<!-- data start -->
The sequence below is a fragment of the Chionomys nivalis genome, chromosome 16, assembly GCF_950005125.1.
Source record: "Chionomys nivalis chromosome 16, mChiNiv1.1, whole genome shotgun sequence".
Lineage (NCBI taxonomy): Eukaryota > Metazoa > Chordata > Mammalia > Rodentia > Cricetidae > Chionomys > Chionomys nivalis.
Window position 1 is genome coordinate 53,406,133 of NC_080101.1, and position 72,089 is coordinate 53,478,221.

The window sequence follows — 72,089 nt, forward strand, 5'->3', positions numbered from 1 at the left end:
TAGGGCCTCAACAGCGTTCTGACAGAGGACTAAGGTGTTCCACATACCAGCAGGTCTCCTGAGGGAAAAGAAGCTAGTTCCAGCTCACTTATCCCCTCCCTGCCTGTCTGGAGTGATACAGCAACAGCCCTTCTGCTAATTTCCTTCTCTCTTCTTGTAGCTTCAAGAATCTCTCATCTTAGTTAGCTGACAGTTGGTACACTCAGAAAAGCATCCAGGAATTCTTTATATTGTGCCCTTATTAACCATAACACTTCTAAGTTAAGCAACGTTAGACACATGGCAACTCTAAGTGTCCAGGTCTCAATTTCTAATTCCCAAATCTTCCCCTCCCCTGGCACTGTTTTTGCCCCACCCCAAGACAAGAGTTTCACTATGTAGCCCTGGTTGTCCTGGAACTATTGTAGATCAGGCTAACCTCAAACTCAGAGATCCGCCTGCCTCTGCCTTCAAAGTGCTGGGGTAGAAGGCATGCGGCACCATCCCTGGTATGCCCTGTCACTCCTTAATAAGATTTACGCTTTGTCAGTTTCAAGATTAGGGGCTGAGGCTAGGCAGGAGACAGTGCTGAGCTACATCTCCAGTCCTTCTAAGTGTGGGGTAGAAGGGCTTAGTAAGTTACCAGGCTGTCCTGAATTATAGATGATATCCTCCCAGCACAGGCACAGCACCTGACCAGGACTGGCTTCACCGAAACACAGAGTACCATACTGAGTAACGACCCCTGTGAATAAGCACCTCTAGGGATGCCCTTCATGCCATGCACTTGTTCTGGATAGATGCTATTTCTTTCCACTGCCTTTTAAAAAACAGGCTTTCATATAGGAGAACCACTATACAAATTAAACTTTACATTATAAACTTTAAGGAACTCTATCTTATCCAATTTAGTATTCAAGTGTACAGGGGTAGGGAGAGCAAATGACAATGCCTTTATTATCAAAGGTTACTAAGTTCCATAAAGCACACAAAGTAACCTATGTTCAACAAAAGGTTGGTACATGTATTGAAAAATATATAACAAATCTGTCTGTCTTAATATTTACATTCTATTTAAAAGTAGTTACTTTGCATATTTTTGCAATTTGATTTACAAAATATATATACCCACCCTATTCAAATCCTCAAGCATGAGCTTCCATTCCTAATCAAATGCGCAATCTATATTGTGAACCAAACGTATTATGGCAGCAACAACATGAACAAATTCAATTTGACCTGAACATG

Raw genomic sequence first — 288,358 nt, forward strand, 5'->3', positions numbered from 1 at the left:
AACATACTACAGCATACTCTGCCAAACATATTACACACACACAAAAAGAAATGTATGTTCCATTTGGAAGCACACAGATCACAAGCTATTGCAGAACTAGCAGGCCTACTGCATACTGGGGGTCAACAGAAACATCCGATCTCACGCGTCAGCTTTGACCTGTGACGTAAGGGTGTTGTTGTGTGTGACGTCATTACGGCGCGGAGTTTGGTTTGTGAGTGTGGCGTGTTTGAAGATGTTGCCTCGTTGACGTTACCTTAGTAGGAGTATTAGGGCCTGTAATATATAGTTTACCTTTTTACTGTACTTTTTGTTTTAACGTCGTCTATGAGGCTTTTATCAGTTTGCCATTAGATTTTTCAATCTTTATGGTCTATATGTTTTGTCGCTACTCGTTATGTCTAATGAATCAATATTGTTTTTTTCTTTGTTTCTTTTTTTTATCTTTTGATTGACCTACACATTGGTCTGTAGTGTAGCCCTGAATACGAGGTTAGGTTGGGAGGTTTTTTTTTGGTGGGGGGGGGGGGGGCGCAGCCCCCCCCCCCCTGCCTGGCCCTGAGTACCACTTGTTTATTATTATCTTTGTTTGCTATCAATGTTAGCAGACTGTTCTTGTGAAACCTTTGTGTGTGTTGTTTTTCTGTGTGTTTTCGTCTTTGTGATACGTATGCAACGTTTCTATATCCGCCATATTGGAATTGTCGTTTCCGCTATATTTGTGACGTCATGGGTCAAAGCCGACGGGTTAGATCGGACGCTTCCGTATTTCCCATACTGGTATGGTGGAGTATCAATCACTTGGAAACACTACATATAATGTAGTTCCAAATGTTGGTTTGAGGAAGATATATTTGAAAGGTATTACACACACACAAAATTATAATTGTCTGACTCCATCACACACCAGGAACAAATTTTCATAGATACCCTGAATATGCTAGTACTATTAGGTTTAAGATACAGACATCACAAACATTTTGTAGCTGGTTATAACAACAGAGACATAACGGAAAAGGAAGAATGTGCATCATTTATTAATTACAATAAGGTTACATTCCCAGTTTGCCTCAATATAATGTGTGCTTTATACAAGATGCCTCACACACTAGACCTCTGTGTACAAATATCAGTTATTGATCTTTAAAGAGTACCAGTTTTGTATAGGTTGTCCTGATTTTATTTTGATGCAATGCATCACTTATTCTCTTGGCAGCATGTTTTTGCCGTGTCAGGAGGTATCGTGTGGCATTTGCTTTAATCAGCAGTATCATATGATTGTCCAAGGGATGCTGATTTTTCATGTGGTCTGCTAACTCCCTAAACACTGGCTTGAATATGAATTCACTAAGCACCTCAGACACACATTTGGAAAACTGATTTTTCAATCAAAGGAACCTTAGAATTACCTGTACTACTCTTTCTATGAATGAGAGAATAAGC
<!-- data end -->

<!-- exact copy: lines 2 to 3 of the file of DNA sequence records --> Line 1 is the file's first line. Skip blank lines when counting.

Source record: "Chionomys nivalis chromosome 16, mChiNiv1.1, whole genome shotgun sequence".
Lineage (NCBI taxonomy): Eukaryota > Metazoa > Chordata > Mammalia > Rodentia > Cricetidae > Chionomys > Chionomys nivalis.